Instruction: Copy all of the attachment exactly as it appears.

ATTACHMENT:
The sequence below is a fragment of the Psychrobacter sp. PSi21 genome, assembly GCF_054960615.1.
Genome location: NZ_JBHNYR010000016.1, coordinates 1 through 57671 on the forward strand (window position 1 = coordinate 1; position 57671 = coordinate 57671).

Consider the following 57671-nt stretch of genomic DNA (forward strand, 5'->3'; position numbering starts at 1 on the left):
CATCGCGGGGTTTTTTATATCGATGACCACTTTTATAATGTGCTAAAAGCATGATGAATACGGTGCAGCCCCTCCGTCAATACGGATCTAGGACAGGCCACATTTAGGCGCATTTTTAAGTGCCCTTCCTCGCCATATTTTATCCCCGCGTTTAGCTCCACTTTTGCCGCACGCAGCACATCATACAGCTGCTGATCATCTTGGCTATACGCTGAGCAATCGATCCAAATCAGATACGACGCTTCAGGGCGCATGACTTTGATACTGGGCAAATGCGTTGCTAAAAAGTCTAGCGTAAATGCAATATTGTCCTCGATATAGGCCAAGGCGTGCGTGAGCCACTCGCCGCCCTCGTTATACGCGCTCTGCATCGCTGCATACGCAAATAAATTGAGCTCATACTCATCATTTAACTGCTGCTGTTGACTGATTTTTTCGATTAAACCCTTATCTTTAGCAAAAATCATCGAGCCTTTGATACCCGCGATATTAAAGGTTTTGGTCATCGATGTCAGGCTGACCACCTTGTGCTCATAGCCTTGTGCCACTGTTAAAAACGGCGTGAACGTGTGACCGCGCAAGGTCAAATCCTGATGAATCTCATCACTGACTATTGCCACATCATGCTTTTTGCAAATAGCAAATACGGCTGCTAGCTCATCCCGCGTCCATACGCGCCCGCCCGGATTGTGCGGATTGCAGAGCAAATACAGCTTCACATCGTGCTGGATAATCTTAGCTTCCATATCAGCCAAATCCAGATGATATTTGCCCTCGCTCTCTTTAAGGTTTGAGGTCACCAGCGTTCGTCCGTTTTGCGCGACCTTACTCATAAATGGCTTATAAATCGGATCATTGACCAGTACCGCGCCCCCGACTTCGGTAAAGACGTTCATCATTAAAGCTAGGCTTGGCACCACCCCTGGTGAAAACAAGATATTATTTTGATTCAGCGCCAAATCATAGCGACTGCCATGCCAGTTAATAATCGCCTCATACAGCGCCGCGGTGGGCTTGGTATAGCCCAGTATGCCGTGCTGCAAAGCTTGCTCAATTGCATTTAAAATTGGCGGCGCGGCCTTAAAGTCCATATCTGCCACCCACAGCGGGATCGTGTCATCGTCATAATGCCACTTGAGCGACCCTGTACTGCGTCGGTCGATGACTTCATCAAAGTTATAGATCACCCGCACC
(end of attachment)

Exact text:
The sequence below is a fragment of the Psychrobacter sp. PSi21 genome, assembly GCF_054960615.1.
Genome location: NZ_JBHNYR010000016.1, coordinates 1 through 57671 on the forward strand (window position 1 = coordinate 1; position 57671 = coordinate 57671).

Consider the following 57671-nt stretch of genomic DNA (forward strand, 5'->3'; position numbering starts at 1 on the left):
CATCGCGGGGTTTTTTATATCGATGACCACTTTTATAATGTGCTAAAAGCATGATGAATACGGTGCAGCCCCTCCGTCAATACGGATCTAGGACAGGCCACATTTAGGCGCATTTTTAAGTGCCCTTCCTCGCCATATTTTATCCCCGCGTTTAGCTCCACTTTTGCCGCACGCAGCACATCATACAGCTGCTGATCATCTTGGCTATACGCTGAGCAATCGATCCAAATCAGATACGACGCTTCAGGGCGCATGACTTTGATACTGGGCAAATGCGTTGCTAAAAAGTCTAGCGTAAATGCAATATTGTCCTCGATATAGGCCAAGGCGTGCGTGAGCCACTCGCCGCCCTCGTTATACGCGCTCTGCATCGCTGCATACGCAAATAAATTGAGCTCATACTCATCATTTAACTGCTGCTGTTGACTGATTTTTTCGATTAAACCCTTATCTTTAGCAAAAATCATCGAGCCTTTGATACCCGCGATATTAAAGGTTTTGGTCATCGATGTCAGGCTGACCACCTTGTGCTCATAGCCTTGTGCCACTGTTAAAAACGGCGTGAACGTGTGACCGCGCAAGGTCAAATCCTGATGAATCTCATCACTGACTATTGCCACATCATGCTTTTTGCAAATAGCAAATACGGCTGCTAGCTCATCCCGCGTCCATACGCGCCCGCCCGGATTGTGCGGATTGCAGAGCAAATACAGCTTCACATCGTGCTGGATAATCTTAGCTTCCATATCAGCCAAATCCAGATGATATTTGCCCTCGCTCTCTTTAAGGTTTGAGGTCACCAGCGTTCGTCCGTTTTGCGCGACCTTACTCATAAATGGCTTATAAATCGGATCATTGACCAGTACCGCGCCCCCGACTTCGGTAAAGACGTTCATCATTAAAGCTAGGCTTGGCACCACCCCTGGTGAAAACAAGATATTATTTTGATTCAGCGCCAAATCATAGCGACTGCCATGCCAGTTAATAATCGCCTCATACAGCGCCGCGGTGGGCTTGGTATAGCCCAGTATGCCGTGCTGCAAAGCTTGCTCAATTGCATTTAAAATTGGCGGCGCGGCCTTAAAGTCCATATCTGCCACCCACAGCGGGATCGTGTCATCGTCATAATGCCACTTGAGCGACCCTGTACTGCGTCGGTCGATGACTTCATCAAAGTTATAGATCACCCGCACC